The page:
Eleven common recycling mistakes and how to avoid them

Even as experts in recycling, we have to admit it’s not a straightforward process. There’s not a blanket right or wrong answer to recycling. It all depends on where you live.

That’s why one of our best pieces of advice, is to always visit your local council’s website to understand their specific rules on what can and can’t be recycled in your area. You can move ten minutes down the road to another council, and they may not accept certain items that you could recycle previously.

To help you stay on top of your recycling game, here are 11 items that frequently end up in the wrong bin.

  1. Greasy take out food boxes

Understandably, a lot of people assume that pizza or take out food boxes are recyclable because they’re made of cardboard. The cardboard is recyclable, but when it’s covered in grease it can’t be. This is because when the cardboard is being recycled it goes through a pulping process, and too much grease and oil won’t separate during this process, which can ruin the quality of the end product. 

TerraCycle Tip – you can cut your pizza box in half and throw the greasy side out and recycle the non-greasy side. 

  1. Aerosol cans 

A lot of councils in Australia and New Zealand don’t accept aerosol cans because they can be flammable. This applies to your hair products, deodorant, paint cans etc. It’s best to always check your council’s website to see if they can be recycled in your area.

TerraCycle Tip – If there’s no council solution you can dispose of your aerosol empties responsibly through the FREE TerraCycle and Schwarzkopf recycling program. It accepts any brand of used hair aerosol packaging! Sign up for the program by clicking here for Australia, and here for New Zealand.

  1. Frosted glass

It may seem surprising, but frosted glass is another item that shouldn’t go in your recycling bin. This is because frosted glass is coated, which means it can’t be remelted with other glass. 

TerraCycle Tip – If your household or business amasses a lot of frosted glass bottles or items, you could explore purchasing a TerraCycle Zero Waste Box. For frosted beauty products check out the Beauty Products and Packaging Zero Waste Box and for everything else see our All-in-one Zero Waste Box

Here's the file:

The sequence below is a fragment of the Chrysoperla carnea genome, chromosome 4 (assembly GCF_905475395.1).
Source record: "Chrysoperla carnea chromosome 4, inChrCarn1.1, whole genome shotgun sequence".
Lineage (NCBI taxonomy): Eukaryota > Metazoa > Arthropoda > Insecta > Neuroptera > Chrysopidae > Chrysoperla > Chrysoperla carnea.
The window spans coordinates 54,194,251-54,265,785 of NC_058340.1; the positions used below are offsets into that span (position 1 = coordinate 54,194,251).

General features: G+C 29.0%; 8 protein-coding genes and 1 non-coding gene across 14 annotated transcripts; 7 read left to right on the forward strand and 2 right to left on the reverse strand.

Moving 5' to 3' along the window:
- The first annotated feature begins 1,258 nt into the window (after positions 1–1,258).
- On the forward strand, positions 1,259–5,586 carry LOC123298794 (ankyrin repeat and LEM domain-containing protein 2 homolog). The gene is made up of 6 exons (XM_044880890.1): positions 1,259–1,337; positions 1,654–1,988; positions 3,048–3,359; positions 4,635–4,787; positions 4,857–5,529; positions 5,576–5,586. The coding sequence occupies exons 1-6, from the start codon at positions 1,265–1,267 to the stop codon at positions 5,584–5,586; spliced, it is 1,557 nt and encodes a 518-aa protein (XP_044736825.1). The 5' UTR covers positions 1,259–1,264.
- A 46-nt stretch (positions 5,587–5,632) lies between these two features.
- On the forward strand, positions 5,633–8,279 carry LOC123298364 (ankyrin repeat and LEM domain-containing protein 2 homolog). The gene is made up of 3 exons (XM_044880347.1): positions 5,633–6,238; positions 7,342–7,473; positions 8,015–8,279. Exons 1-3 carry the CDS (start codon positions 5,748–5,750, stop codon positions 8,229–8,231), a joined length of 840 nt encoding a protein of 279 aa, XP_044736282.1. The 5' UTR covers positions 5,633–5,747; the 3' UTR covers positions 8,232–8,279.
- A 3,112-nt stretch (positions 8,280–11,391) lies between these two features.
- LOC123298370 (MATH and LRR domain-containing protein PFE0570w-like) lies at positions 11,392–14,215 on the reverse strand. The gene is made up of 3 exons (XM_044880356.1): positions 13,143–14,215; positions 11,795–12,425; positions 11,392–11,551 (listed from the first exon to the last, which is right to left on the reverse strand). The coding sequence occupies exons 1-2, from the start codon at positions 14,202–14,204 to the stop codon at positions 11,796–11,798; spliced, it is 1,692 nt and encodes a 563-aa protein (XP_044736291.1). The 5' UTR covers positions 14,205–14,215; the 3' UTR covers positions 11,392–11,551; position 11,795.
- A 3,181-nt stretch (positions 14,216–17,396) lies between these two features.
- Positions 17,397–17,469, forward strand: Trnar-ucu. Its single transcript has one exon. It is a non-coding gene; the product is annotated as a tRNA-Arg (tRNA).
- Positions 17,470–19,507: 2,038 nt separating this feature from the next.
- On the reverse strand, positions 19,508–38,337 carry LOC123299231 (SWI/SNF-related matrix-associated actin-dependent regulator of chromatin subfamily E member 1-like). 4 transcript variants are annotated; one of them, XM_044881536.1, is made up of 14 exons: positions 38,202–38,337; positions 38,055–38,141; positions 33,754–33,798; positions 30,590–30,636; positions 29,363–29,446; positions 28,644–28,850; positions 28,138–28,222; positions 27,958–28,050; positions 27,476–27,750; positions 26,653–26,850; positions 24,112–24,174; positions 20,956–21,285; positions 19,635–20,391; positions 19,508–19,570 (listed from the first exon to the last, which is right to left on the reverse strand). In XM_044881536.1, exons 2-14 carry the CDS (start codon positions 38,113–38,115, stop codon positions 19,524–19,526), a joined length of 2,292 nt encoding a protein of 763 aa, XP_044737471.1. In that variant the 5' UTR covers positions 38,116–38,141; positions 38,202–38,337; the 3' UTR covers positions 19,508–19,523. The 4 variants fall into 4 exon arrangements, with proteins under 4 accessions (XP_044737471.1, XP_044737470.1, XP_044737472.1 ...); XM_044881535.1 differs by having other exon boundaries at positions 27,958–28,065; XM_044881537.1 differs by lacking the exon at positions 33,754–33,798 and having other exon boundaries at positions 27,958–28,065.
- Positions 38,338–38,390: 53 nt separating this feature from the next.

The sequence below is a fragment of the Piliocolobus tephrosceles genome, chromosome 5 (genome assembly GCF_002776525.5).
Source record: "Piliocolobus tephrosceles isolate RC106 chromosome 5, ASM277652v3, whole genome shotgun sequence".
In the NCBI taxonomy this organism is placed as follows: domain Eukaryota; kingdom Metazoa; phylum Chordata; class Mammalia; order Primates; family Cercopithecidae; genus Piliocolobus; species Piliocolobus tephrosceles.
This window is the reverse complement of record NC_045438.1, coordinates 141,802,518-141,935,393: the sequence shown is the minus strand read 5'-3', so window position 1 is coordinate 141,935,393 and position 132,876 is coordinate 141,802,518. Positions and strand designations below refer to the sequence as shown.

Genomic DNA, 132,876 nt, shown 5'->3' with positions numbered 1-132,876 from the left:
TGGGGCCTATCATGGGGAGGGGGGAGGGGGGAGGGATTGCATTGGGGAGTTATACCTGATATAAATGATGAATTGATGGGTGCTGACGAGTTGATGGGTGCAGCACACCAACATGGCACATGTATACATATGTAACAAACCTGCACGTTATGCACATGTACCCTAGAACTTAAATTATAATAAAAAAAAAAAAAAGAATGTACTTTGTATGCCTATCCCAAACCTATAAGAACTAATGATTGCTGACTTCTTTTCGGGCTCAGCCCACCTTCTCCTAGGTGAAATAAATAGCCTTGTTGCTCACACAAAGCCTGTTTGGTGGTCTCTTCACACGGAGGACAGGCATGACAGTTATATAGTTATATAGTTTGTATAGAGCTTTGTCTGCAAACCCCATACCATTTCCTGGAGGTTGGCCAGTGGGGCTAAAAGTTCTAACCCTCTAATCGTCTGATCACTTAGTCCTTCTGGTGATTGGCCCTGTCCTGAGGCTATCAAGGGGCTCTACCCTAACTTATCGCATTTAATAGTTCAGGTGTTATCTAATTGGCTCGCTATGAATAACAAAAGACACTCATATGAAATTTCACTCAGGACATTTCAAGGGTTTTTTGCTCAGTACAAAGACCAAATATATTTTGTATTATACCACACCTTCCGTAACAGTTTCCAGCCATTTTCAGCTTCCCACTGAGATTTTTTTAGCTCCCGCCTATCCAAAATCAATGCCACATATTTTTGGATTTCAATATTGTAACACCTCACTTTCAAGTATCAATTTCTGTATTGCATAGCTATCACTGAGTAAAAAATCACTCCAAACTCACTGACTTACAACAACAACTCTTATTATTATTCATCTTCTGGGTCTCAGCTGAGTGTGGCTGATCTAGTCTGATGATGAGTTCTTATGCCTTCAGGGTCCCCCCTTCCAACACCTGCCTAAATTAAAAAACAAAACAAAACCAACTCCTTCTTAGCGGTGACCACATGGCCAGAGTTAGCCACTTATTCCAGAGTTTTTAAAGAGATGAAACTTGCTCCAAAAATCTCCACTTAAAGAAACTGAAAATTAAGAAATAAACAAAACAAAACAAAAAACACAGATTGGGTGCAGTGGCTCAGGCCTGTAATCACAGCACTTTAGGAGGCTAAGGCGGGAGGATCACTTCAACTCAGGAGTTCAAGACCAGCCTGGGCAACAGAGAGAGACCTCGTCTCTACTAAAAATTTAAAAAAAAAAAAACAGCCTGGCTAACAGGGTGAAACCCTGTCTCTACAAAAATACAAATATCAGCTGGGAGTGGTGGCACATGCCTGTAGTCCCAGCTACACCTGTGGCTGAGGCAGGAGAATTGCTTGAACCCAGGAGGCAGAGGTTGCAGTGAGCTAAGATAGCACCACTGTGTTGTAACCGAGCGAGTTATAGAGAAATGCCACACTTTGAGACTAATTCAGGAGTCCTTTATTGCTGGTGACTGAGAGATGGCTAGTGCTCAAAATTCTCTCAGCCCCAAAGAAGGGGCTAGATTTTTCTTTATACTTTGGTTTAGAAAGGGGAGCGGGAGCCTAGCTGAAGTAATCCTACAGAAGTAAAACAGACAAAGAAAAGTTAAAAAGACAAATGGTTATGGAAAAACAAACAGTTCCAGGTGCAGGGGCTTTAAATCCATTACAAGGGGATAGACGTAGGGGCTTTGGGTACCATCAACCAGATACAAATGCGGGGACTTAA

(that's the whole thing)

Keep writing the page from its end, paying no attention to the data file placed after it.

1. Beauty  and cosmetic products

It’s easy to assume that a lot of beauty products are recyclable because they’re made of glass or a certain plastic. However, many beauty products are made from a mix of different materials. The lid may be plastic, with a metal spring-loaded pump and a glass bottle. These different materials CAN’T be processed together so throwing them in the recycling bin is not the answer. 

TerraCycle Tip – TerraCycle has loads of recycling programs for beauty products. If you live in Australia you can recycle all brands at any Priceline store thanks to Maybelline. MECCA and David Jones will also accept beauty empties., If you live in New Zealand you can drop empty products at any MECCA store. Alternatively, you can check out one of our free national recycling programs for brand-specific beauty products. These include L’Occitane, Jurlique, Lush, Edible Beauty, Garnier, Rodan + Fields and Jeuneora.

  1. Blister packs

No matter how healthy you are, medicinal blister packs can really stack up.  Sadly, these aren’t kerbside recyclable. That’s because blister packs are made from a mixture of materials such as foil and soft plastic.